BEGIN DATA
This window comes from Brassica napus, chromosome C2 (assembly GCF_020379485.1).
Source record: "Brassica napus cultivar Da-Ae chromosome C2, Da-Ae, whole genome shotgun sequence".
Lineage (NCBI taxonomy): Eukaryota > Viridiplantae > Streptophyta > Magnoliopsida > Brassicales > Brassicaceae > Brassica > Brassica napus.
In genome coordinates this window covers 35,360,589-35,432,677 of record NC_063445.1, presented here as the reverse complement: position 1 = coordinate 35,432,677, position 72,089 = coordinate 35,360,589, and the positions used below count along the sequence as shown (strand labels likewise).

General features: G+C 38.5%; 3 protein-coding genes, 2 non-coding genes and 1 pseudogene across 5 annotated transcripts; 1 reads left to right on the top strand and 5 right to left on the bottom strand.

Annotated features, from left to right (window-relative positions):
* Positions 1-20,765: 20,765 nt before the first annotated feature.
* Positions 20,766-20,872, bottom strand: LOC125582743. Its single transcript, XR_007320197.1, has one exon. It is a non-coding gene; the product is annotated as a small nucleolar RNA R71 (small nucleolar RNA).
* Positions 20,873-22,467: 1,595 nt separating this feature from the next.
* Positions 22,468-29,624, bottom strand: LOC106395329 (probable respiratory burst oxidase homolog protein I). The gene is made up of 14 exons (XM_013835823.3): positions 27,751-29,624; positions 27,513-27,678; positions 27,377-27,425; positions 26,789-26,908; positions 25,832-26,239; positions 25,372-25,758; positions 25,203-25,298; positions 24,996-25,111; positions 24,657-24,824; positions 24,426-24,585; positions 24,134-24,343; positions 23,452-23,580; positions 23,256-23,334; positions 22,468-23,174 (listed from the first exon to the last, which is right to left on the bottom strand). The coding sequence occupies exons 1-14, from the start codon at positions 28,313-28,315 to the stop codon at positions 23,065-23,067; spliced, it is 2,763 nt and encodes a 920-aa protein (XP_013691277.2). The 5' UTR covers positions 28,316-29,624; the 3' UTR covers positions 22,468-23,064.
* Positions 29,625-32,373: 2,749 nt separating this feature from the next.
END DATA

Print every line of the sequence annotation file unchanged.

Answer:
This window comes from Brassica napus, chromosome C2 (assembly GCF_020379485.1).
Source record: "Brassica napus cultivar Da-Ae chromosome C2, Da-Ae, whole genome shotgun sequence".
Lineage (NCBI taxonomy): Eukaryota > Viridiplantae > Streptophyta > Magnoliopsida > Brassicales > Brassicaceae > Brassica > Brassica napus.
In genome coordinates this window covers 35,360,589-35,432,677 of record NC_063445.1, presented here as the reverse complement: position 1 = coordinate 35,432,677, position 72,089 = coordinate 35,360,589, and the positions used below count along the sequence as shown (strand labels likewise).

General features: G+C 38.5%; 3 protein-coding genes, 2 non-coding genes and 1 pseudogene across 5 annotated transcripts; 1 reads left to right on the top strand and 5 right to left on the bottom strand.

Annotated features, from left to right (window-relative positions):
* Positions 1-20,765: 20,765 nt before the first annotated feature.
* Positions 20,766-20,872, bottom strand: LOC125582743. Its single transcript, XR_007320197.1, has one exon. It is a non-coding gene; the product is annotated as a small nucleolar RNA R71 (small nucleolar RNA).
* Positions 20,873-22,467: 1,595 nt separating this feature from the next.
* Positions 22,468-29,624, bottom strand: LOC106395329 (probable respiratory burst oxidase homolog protein I). The gene is made up of 14 exons (XM_013835823.3): positions 27,751-29,624; positions 27,513-27,678; positions 27,377-27,425; positions 26,789-26,908; positions 25,832-26,239; positions 25,372-25,758; positions 25,203-25,298; positions 24,996-25,111; positions 24,657-24,824; positions 24,426-24,585; positions 24,134-24,343; positions 23,452-23,580; positions 23,256-23,334; positions 22,468-23,174 (listed from the first exon to the last, which is right to left on the bottom strand). The coding sequence occupies exons 1-14, from the start codon at positions 28,313-28,315 to the stop codon at positions 23,065-23,067; spliced, it is 2,763 nt and encodes a 920-aa protein (XP_013691277.2). The 5' UTR covers positions 28,316-29,624; the 3' UTR covers positions 22,468-23,064.
* Positions 29,625-32,373: 2,749 nt separating this feature from the next.